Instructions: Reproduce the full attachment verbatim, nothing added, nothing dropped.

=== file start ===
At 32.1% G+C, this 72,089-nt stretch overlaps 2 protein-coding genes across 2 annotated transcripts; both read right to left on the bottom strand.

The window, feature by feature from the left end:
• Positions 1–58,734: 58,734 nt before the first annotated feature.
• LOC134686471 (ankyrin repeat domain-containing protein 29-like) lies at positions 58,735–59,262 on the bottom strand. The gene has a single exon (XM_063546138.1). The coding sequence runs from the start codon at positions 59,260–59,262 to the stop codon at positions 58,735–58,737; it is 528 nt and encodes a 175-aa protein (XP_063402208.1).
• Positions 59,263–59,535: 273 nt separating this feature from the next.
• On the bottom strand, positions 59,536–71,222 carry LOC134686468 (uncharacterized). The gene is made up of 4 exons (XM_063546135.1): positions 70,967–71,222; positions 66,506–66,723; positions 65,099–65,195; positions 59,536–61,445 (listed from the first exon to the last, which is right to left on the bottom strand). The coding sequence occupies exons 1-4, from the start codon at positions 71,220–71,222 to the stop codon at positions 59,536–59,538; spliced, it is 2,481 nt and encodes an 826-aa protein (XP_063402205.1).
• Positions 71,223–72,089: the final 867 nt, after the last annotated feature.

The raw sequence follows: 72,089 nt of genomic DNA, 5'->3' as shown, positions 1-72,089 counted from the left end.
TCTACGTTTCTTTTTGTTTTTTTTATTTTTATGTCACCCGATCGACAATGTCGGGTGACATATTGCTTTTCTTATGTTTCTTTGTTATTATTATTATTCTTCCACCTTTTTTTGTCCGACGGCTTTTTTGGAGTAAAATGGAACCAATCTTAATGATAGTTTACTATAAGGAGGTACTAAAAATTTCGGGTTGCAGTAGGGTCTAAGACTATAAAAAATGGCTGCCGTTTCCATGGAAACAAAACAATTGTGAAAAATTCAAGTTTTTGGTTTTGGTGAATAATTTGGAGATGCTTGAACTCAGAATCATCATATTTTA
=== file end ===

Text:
At 32.1% G+C, this 72,089-nt stretch overlaps 2 protein-coding genes across 2 annotated transcripts; both read right to left on the bottom strand.

The window, feature by feature from the left end:
• Positions 1–58,734: 58,734 nt before the first annotated feature.
• LOC134686471 (ankyrin repeat domain-containing protein 29-like) lies at positions 58,735–59,262 on the bottom strand. The gene has a single exon (XM_063546138.1). The coding sequence runs from the start codon at positions 59,260–59,262 to the stop codon at positions 58,735–58,737; it is 528 nt and encodes a 175-aa protein (XP_063402208.1).
• Positions 59,263–59,535: 273 nt separating this feature from the next.
• On the bottom strand, positions 59,536–71,222 carry LOC134686468 (uncharacterized). The gene is made up of 4 exons (XM_063546135.1): positions 70,967–71,222; positions 66,506–66,723; positions 65,099–65,195; positions 59,536–61,445 (listed from the first exon to the last, which is right to left on the bottom strand). The coding sequence occupies exons 1-4, from the start codon at positions 71,220–71,222 to the stop codon at positions 59,536–59,538; spliced, it is 2,481 nt and encodes an 826-aa protein (XP_063402205.1).
• Positions 71,223–72,089: the final 867 nt, after the last annotated feature.

The raw sequence follows: 72,089 nt of genomic DNA, 5'->3' as shown, positions 1-72,089 counted from the left end.
TCTACGTTTCTTTTTGTTTTTTTTATTTTTATGTCACCCGATCGACAATGTCGGGTGACATATTGCTTTTCTTATGTTTCTTTGTTATTATTATTATTCTTCCACCTTTTTTTGTCCGACGGCTTTTTTGGAGTAAAATGGAACCAATCTTAATGATAGTTTACTATAAGGAGGTACTAAAAATTTCGGGTTGCAGTAGGGTCTAAGACTATAAAAAATGGCTGCCGTTTCCATGGAAACAAAACAATTGTGAAAAATTCAAGTTTTTGGTTTTGGTGAATAATTTGGAGATGCTTGAACTCAGAATCATCATATTTTA